By Liz Greene
I was on my knees in front of the toilet, retching. I’d brought up all the food in my stomach, but I didn’t dare move. My babysitter rubbed my back gently as I alternated between sobbing and dry heaving. I was only seven years old, but I was already a slave to my anxiety.
It started young. At age three, my parents introduced me to strangers with the forewarning that I was “shy”, and unlikely to speak to them. I didn’t like crowds, was terrified of meeting new people, and absolutely loathed anyone who was overly outgoing or boisterous. I was happiest when I was alone or quietly spending time with my parents or grandparents. I took comfort in the certainty of the familiar.
Perhaps if things had never progressed from those early years, I would have had a more normal childhood. But things did progress, and they did so with surprising swiftness. At age seven, I suddenly developed an overwhelming fear that my parents were both going to die — and I would be left alone in the world.
This in itself wasn’t unusual. Around the age of 6 or 7, children start to understand death as being irreversible. As they realize that death will ultimately affect everyone, the normal worry about the possible death of parents can intensify. In some cases, preoccupation with their parents’ death can become incapacitating — I was one of these cases.
The trouble started every morning when we parted. My mom would drop me off at the babysitter’s house before school, and I would wave as she drove away. As soon as she was out of sight, I would begin to silently cry. My little body would bow to waves of nausea, and I’d find myself in the bathroom, violently reviewing my breakfast. My babysitter knew the reason for this reoccurring illness, as did my parents, but they were helpless to do anything about it.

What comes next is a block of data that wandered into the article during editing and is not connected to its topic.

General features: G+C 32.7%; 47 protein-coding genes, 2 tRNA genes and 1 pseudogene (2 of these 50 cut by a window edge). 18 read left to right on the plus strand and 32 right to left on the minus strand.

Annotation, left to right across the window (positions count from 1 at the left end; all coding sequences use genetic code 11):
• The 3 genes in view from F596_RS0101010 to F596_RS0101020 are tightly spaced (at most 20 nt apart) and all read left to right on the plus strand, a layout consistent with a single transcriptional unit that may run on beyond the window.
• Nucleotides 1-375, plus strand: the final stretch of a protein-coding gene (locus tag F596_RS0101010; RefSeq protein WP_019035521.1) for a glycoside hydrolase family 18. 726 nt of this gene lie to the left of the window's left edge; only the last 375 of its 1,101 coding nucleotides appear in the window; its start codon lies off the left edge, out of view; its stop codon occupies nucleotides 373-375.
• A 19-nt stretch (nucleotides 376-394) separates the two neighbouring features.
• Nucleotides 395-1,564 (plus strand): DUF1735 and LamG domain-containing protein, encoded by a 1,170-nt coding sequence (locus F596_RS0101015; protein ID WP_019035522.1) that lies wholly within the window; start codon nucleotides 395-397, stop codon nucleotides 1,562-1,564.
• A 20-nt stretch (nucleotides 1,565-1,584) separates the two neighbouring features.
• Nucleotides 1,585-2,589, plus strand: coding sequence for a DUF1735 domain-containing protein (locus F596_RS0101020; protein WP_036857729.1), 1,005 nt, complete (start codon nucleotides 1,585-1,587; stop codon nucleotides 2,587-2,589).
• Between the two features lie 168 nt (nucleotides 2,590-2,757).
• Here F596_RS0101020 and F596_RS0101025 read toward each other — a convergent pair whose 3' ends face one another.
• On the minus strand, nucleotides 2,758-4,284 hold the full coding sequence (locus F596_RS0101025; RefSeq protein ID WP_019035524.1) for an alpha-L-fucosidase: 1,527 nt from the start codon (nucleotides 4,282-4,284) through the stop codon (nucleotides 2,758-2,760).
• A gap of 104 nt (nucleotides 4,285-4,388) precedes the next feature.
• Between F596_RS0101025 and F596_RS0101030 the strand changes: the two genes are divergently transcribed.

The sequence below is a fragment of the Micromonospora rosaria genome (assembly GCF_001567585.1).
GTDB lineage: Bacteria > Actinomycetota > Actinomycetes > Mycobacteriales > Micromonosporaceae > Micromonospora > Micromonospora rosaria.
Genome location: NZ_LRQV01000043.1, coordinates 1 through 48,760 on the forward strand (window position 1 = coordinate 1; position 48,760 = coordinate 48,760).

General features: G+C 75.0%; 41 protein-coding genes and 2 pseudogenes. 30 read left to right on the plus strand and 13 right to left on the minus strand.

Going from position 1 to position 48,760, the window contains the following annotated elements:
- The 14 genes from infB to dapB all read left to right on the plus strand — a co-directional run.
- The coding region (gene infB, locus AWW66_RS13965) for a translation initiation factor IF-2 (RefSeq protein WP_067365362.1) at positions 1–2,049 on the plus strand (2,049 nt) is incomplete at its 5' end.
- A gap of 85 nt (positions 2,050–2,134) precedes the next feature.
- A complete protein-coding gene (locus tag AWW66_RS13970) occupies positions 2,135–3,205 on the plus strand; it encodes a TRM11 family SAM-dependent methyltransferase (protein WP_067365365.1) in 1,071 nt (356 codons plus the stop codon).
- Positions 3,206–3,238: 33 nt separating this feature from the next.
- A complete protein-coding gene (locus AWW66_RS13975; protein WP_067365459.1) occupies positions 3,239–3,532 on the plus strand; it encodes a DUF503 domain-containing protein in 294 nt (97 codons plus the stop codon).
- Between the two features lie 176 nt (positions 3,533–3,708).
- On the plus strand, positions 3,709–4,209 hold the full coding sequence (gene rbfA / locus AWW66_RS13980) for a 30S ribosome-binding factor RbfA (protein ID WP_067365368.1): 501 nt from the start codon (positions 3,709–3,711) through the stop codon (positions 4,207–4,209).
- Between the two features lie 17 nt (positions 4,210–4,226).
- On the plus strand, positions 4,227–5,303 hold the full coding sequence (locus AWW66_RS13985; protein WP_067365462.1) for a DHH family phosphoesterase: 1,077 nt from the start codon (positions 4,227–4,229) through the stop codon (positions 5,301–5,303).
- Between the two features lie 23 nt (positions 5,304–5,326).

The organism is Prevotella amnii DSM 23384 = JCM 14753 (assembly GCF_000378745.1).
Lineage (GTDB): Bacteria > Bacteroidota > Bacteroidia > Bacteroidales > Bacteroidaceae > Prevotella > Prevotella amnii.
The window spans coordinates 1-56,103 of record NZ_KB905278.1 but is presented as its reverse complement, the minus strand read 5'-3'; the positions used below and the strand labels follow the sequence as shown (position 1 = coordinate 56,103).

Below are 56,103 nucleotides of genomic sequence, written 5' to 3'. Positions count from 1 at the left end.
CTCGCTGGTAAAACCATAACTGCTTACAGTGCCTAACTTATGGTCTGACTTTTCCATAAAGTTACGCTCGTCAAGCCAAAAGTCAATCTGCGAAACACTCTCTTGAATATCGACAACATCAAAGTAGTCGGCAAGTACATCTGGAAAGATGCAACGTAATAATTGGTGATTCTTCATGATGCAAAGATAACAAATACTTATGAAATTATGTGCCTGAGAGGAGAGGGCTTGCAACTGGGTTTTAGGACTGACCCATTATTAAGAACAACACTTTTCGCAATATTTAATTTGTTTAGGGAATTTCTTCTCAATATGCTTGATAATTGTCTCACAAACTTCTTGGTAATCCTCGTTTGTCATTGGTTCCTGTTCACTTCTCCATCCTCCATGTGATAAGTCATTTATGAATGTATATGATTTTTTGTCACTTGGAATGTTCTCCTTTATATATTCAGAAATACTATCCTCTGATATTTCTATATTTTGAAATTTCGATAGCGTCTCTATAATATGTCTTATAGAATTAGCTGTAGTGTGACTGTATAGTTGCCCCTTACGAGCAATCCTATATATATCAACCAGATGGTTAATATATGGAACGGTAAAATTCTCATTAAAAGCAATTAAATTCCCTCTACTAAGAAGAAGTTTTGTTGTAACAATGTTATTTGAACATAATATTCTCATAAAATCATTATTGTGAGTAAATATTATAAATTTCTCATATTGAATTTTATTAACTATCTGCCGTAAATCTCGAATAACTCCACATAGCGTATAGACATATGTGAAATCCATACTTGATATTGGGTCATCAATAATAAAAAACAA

We moved when I was nine, and the fear notched up dramatically. I would vomit every morning when I got to school, and beg my teacher to let me call my dad each day at lunch, just to hear his voice and confirm he was alive and well. I met with my school counselor once a week to talk things over, but it did very little to help.
Bedtime was a waking nightmare. While I never asked to sleep in bed with them, I would plead with them to leave their bedroom door unlocked. I was convinced that as long as I could easily get to them in an emergency, everything would be fine. My father tried to ease my apprehension as much as possible, but my mother was at her wits end.
My anxiety was holding our family hostage.